By Isabel Wong
When talking about the buyside, words such as “competitive”, “demanding”, “elite” often come up. The nature of the industry also makes it all the more mysterious as it is a job that works behind the scenes for institutional investors such as hedge funds, pension funds, or mutual funds with research strategies and analysis usually kept private. Not to mention the job often requires entry level workers to work over 100-hour weeks in their early years.
The industry itself also identifies top performers with one simple metric: ability to make money. While female professionals in finance do not always resonate with the culture of excellence on the buyside, a lack of gender balance in investment teams is also rarely a deal-breaker.
According to a study by data provider Preqin, only 17.9 per cent of private equity employees worldwide are women – the lowest figure of any asset class and has remained unchanged from 2017. Women are primarily employed in investor relations and finance teams in PE firms with only 9.9 per cent of senior roles are occupied by women.
Across different regions, women account for broadly equal proportions of private equity employees, ranging from 19 per cent in Europe to 17 per cent in regions beyond North America, Europe and Asia. Almost a quarter of British firms have a male-only investment team, according to a report released by the British Private Equity and Venture Capital Association (BVCA) in 2019.
“Personality is not a gender issue. Both men and women can have different or similar personalities and characteristics. The [buyside] business is a high energy profession and could be overwhelming to some, this is why the ability to self-manage is key to succeed in the industry,” said Virginie Maisonneuve, founder partner and CEO of MGA Consulting.
“A lot of women are ambitious and want to excel. Sometimes we wonder if [women] have to be assertive and male-like in the way they behave and communicate in order to excel. I do not think this is true as I do not exhibit this style and know other very successful women who similarly do not,” said Kimberley Stafford, managing director and head of Asia Pacific at Pacific Investment Management Co..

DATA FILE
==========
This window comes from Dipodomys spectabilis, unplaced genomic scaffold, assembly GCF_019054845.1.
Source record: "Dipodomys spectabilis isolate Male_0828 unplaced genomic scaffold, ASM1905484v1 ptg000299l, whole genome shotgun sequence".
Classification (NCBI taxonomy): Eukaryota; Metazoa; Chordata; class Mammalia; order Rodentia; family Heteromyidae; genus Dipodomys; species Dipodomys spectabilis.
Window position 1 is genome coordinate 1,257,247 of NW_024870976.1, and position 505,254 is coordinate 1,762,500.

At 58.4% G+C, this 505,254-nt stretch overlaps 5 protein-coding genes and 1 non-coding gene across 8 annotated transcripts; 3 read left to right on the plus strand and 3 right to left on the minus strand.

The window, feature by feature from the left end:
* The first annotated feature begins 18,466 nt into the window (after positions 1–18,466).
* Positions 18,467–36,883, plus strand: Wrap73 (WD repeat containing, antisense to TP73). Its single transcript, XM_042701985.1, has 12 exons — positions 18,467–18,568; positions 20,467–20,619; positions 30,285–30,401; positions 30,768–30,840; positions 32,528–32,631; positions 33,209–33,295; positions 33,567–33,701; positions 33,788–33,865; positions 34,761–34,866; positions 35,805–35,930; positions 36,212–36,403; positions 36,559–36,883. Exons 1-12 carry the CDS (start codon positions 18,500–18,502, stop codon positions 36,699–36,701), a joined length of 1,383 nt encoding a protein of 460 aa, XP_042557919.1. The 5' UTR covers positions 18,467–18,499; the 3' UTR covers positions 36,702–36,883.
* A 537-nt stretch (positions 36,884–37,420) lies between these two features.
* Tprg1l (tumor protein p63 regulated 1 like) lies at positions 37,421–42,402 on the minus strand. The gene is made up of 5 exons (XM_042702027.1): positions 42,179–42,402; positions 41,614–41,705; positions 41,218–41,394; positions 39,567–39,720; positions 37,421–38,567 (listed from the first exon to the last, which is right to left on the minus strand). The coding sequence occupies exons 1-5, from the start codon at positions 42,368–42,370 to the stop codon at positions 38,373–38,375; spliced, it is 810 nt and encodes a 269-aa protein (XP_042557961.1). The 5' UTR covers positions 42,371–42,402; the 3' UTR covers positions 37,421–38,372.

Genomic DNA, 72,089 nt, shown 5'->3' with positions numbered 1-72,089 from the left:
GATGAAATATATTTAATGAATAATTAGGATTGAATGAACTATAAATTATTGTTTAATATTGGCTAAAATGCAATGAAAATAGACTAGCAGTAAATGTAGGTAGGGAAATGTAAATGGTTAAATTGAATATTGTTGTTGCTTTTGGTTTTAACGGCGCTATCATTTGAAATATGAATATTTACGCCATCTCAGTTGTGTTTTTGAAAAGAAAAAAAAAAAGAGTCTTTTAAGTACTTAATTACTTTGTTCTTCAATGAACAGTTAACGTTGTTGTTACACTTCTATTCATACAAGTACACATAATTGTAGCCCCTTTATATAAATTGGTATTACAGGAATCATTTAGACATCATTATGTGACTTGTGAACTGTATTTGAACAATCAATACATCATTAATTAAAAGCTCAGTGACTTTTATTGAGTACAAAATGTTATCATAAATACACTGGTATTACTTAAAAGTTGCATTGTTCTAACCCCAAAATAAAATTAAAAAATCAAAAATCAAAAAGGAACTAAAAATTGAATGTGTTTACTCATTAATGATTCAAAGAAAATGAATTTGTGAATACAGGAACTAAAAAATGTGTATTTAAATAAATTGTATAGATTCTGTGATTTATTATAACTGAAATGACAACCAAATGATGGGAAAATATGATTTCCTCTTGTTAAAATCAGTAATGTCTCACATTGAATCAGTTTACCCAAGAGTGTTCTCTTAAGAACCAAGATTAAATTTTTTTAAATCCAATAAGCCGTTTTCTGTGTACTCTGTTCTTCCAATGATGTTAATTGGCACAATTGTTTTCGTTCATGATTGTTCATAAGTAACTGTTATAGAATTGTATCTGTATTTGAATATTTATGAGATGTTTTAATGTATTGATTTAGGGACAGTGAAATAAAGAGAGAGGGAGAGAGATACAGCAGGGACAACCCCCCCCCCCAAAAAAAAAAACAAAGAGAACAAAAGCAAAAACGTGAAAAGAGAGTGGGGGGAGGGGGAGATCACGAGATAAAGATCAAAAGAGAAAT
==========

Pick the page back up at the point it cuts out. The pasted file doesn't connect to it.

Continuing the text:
Small Talent Pool
Modern day female leaders often do not shy away from challenges and might at times appear to be more resilient than their male counterparts. If it’s not the competitiveness and the nature of the job itself that drive women away, what are the barriers preventing them from choosing a career on the buyside?
“It is evident that systemic bias exists within many financial services companies. Unfortunately as our research shows, it is widely accepted as the norm to have heavily male-dominated teams, from senior leadership to those on the front-line,” said Kirti Lad, executive director at Meraki Executive Search and Consulting, “although the majority of businesses know they need to do more to address the issue, many are still finding it a challenge to transform the working culture to one of inclusion”.
“We have been seeing a decline in terms of female MBA students opting to focus on finance. It seems that women are just choosing other types of career such as consulting and technology,” said Stafford.
Stafford also said that one reason women opt out of careers in finance is because there is a misperception that they cannot enjoy a successful career on the buyside while living a fruitful personal life, and that also leaves firms with a small talent pool of qualified female candidates to select when hiring.
As well as career advancement, family life is also an aspect that female professionals often have to consider when marriage and having children are included in their plans. In markets such as China and Hong Kong, women representation in the senior levels usually appears to be higher than that of North America because domestic helpers are common and easily accessible in Asia.